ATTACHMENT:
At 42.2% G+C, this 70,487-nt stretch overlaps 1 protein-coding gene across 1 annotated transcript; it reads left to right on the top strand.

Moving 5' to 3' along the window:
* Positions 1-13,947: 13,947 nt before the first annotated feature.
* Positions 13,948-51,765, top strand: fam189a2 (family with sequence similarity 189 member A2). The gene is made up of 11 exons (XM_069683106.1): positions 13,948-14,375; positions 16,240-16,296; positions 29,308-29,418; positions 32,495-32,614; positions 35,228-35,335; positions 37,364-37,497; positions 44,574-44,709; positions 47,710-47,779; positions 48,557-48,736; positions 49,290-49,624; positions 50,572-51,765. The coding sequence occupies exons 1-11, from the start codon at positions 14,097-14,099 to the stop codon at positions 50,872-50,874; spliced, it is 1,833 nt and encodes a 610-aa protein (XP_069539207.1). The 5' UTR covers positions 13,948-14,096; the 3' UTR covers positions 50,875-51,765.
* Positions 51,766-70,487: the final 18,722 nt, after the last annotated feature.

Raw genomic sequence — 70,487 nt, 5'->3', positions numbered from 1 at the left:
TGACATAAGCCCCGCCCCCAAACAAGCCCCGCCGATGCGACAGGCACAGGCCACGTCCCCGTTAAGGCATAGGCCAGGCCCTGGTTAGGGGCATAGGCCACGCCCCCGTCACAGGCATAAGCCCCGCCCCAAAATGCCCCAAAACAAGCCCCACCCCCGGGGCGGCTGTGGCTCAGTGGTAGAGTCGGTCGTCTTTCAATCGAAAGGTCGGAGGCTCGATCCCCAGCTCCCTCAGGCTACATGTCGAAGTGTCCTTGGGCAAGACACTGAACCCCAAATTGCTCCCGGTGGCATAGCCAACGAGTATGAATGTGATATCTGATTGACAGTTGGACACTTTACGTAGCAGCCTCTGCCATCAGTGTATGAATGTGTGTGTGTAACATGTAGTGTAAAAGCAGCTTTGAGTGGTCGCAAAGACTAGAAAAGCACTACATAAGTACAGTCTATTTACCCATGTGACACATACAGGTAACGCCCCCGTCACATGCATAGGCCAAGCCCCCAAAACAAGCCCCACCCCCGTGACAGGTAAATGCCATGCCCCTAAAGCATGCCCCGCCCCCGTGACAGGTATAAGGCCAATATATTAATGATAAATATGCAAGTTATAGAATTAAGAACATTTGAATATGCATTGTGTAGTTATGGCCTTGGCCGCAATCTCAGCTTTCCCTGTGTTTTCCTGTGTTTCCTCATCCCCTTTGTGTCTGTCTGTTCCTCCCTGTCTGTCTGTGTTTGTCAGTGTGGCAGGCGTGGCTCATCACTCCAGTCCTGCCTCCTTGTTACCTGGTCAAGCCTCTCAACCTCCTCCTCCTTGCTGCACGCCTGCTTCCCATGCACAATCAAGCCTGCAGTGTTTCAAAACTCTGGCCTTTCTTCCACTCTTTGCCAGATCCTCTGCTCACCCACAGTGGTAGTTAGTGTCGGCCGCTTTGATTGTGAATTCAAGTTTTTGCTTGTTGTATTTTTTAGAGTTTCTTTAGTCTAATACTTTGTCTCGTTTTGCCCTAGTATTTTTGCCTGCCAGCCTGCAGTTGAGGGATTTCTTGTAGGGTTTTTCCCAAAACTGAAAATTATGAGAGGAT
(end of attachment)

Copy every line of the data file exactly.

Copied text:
At 42.2% G+C, this 70,487-nt stretch overlaps 1 protein-coding gene across 1 annotated transcript; it reads left to right on the top strand.

Moving 5' to 3' along the window:
* Positions 1-13,947: 13,947 nt before the first annotated feature.
* Positions 13,948-51,765, top strand: fam189a2 (family with sequence similarity 189 member A2). The gene is made up of 11 exons (XM_069683106.1): positions 13,948-14,375; positions 16,240-16,296; positions 29,308-29,418; positions 32,495-32,614; positions 35,228-35,335; positions 37,364-37,497; positions 44,574-44,709; positions 47,710-47,779; positions 48,557-48,736; positions 49,290-49,624; positions 50,572-51,765. The coding sequence occupies exons 1-11, from the start codon at positions 14,097-14,099 to the stop codon at positions 50,872-50,874; spliced, it is 1,833 nt and encodes a 610-aa protein (XP_069539207.1). The 5' UTR covers positions 13,948-14,096; the 3' UTR covers positions 50,875-51,765.
* Positions 51,766-70,487: the final 18,722 nt, after the last annotated feature.

Raw genomic sequence — 70,487 nt, 5'->3', positions numbered from 1 at the left:
TGACATAAGCCCCGCCCCCAAACAAGCCCCGCCGATGCGACAGGCACAGGCCACGTCCCCGTTAAGGCATAGGCCAGGCCCTGGTTAGGGGCATAGGCCACGCCCCCGTCACAGGCATAAGCCCCGCCCCAAAATGCCCCAAAACAAGCCCCACCCCCGGGGCGGCTGTGGCTCAGTGGTAGAGTCGGTCGTCTTTCAATCGAAAGGTCGGAGGCTCGATCCCCAGCTCCCTCAGGCTACATGTCGAAGTGTCCTTGGGCAAGACACTGAACCCCAAATTGCTCCCGGTGGCATAGCCAACGAGTATGAATGTGATATCTGATTGACAGTTGGACACTTTACGTAGCAGCCTCTGCCATCAGTGTATGAATGTGTGTGTGTAACATGTAGTGTAAAAGCAGCTTTGAGTGGTCGCAAAGACTAGAAAAGCACTACATAAGTACAGTCTATTTACCCATGTGACACATACAGGTAACGCCCCCGTCACATGCATAGGCCAAGCCCCCAAAACAAGCCCCACCCCCGTGACAGGTAAATGCCATGCCCCTAAAGCATGCCCCGCCCCCGTGACAGGTATAAGGCCAATATATTAATGATAAATATGCAAGTTATAGAATTAAGAACATTTGAATATGCATTGTGTAGTTATGGCCTTGGCCGCAATCTCAGCTTTCCCTGTGTTTTCCTGTGTTTCCTCATCCCCTTTGTGTCTGTCTGTTCCTCCCTGTCTGTCTGTGTTTGTCAGTGTGGCAGGCGTGGCTCATCACTCCAGTCCTGCCTCCTTGTTACCTGGTCAAGCCTCTCAACCTCCTCCTCCTTGCTGCACGCCTGCTTCCCATGCACAATCAAGCCTGCAGTGTTTCAAAACTCTGGCCTTTCTTCCACTCTTTGCCAGATCCTCTGCTCACCCACAGTGGTAGTTAGTGTCGGCCGCTTTGATTGTGAATTCAAGTTTTTGCTTGTTGTATTTTTTAGAGTTTCTTTAGTCTAATACTTTGTCTCGTTTTGCCCTAGTATTTTTGCCTGCCAGCCTGCAGTTGAGGGATTTCTTGTAGGGTTTTTCCCAAAACTGAAAATTATGAGAGGAT